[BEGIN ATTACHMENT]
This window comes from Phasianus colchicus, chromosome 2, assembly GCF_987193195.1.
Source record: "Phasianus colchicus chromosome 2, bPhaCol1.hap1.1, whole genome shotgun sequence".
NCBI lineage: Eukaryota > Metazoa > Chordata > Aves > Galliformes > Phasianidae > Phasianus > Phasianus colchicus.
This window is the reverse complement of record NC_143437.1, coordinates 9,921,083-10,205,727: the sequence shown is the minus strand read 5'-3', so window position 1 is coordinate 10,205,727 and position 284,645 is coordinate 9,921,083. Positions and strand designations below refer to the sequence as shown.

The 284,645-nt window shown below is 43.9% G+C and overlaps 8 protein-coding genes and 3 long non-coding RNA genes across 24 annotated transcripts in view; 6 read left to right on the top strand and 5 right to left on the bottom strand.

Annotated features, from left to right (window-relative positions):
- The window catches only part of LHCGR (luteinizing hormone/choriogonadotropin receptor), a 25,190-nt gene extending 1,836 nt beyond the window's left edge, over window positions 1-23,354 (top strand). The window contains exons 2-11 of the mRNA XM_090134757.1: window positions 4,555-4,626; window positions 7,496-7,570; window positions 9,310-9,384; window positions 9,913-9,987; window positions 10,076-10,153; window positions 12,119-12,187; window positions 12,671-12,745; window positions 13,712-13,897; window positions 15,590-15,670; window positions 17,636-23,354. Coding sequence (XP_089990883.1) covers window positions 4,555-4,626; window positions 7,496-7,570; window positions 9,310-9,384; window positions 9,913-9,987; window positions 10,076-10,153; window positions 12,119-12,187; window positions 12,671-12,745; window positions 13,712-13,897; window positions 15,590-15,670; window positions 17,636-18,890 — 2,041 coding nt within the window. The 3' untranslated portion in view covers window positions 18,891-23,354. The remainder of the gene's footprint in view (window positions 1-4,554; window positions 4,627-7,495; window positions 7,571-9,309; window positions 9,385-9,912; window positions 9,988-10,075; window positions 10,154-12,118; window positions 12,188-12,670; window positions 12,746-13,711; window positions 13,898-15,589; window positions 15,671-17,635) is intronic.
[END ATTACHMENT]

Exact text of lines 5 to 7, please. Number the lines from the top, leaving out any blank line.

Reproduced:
The 284,645-nt window shown below is 43.9% G+C and overlaps 8 protein-coding genes and 3 long non-coding RNA genes across 24 annotated transcripts in view; 6 read left to right on the top strand and 5 right to left on the bottom strand.

Annotated features, from left to right (window-relative positions):
- The window catches only part of LHCGR (luteinizing hormone/choriogonadotropin receptor), a 25,190-nt gene extending 1,836 nt beyond the window's left edge, over window positions 1-23,354 (top strand). The window contains exons 2-11 of the mRNA XM_090134757.1: window positions 4,555-4,626; window positions 7,496-7,570; window positions 9,310-9,384; window positions 9,913-9,987; window positions 10,076-10,153; window positions 12,119-12,187; window positions 12,671-12,745; window positions 13,712-13,897; window positions 15,590-15,670; window positions 17,636-23,354. Coding sequence (XP_089990883.1) covers window positions 4,555-4,626; window positions 7,496-7,570; window positions 9,310-9,384; window positions 9,913-9,987; window positions 10,076-10,153; window positions 12,119-12,187; window positions 12,671-12,745; window positions 13,712-13,897; window positions 15,590-15,670; window positions 17,636-18,890 — 2,041 coding nt within the window. The 3' untranslated portion in view covers window positions 18,891-23,354. The remainder of the gene's footprint in view (window positions 1-4,554; window positions 4,627-7,495; window positions 7,571-9,309; window positions 9,385-9,912; window positions 9,988-10,075; window positions 10,154-12,118; window positions 12,188-12,670; window positions 12,746-13,711; window positions 13,898-15,589; window positions 15,671-17,635) is intronic.